Alex Prusator (Jan 31 2012 3:48PM) : "However the point still stands..." more

This transition is effective, but seems a bit wordy. Making it more direct might serve to emphasize your point better.

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Jan 31
Alex Prusator (Jan 31 2012 3:48PM) : Comma splice
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Jan 31
Alex Prusator (Jan 31 2012 3:51PM) : "...upon one's own accord." more

by one’s own accord?

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Feb 2
Andrew Leslie (Feb 02 2012 3:20PM) : adopt, not "adapt" more

Don’t trust spell check. On a more substantive level, I’m not sure what you mean about the difference b/n a victim and a subject. This is an interesting notion and could be the basis for your revision.

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At the end of the speech, Gorgias states, “I wished to write a speech which would be a praise of Helen and a diversion to myself.” In other words, Gorgias reveals that he has used this praise of Helen to highlight his talents in rhetoric. He has done so effectively, nevertheless. His arguments, according to the ethos and logic to which he compared them, were successful in placing the blame on some outside factor, thereby removing the blame from Helen. However, the larger context of Gorgias’ work is that writers and speakers have the power to influence crowds, change minds, and reroute fate by constructing compelling arguments that alter the opinions of even the most unwilling audience.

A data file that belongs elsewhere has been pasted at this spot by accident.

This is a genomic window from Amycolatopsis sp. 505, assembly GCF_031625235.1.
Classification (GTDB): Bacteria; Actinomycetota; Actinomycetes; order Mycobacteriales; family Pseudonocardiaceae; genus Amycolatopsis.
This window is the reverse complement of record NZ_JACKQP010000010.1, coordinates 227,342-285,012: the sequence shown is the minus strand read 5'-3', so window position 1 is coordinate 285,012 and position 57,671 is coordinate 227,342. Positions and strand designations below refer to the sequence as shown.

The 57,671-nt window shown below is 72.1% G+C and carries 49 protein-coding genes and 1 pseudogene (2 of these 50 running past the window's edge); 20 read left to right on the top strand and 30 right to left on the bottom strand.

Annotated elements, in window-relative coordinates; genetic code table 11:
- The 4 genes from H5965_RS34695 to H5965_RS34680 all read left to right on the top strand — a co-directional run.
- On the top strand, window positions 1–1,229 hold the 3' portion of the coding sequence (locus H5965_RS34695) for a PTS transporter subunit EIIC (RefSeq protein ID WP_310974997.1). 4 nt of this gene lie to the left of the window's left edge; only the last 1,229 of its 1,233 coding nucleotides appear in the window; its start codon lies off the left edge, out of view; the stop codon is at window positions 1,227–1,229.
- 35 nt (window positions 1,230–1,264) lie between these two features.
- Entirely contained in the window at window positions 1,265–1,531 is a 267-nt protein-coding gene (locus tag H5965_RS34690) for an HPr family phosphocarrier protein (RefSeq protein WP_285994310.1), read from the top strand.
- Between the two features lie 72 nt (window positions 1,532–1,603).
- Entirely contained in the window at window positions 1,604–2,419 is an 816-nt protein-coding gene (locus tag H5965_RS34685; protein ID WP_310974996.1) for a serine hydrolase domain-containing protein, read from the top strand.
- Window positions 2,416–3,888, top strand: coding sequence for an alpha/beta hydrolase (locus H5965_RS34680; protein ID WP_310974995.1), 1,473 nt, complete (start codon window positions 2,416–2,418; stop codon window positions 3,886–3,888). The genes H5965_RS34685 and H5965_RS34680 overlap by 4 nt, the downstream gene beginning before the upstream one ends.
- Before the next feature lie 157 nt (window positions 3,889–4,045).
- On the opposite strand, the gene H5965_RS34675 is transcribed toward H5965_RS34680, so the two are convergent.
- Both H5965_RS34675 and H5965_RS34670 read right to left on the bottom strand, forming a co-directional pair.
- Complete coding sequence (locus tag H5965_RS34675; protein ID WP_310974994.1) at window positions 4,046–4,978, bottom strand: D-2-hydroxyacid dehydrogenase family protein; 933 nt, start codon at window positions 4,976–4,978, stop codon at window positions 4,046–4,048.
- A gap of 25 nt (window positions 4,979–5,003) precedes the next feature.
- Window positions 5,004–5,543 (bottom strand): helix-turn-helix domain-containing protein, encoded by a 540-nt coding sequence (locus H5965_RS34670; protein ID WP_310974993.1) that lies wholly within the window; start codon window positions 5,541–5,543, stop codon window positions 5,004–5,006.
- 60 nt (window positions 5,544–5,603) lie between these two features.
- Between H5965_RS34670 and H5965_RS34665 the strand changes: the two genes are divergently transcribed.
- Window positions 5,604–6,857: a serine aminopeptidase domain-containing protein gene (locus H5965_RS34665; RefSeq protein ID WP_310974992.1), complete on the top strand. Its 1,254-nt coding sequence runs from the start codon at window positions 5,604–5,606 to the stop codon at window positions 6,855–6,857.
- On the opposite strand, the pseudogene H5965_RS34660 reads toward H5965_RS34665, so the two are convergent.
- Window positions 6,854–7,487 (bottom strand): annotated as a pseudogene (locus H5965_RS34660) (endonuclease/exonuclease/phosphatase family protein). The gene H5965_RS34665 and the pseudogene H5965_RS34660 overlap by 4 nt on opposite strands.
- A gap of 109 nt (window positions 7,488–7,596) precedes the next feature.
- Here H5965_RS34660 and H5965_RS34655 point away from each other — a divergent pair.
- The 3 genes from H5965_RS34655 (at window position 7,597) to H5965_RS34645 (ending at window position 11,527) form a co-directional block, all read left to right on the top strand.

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Jan 31
Alex Prusator (Jan 31 2012 4:06PM) : Overall more

Overall, very nice. Your strongest point is the paragraph before the conclusion, which skillfully ties everything together into a neat little ball. And, after editing my younger brother’s papers all last semester, it was refreshing to read something with so few conventional errors! :)

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Andrew Leslie (Feb 02 2012 3:22PM) : Does the irony of the ending change your perspective on the speech? more

The ending seems to contradict much of what went before, doesn’t it? How seriously should we take Gorgias’ claims in light of the ironic ending?

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DMU Timestamp: January 13, 2012 00:39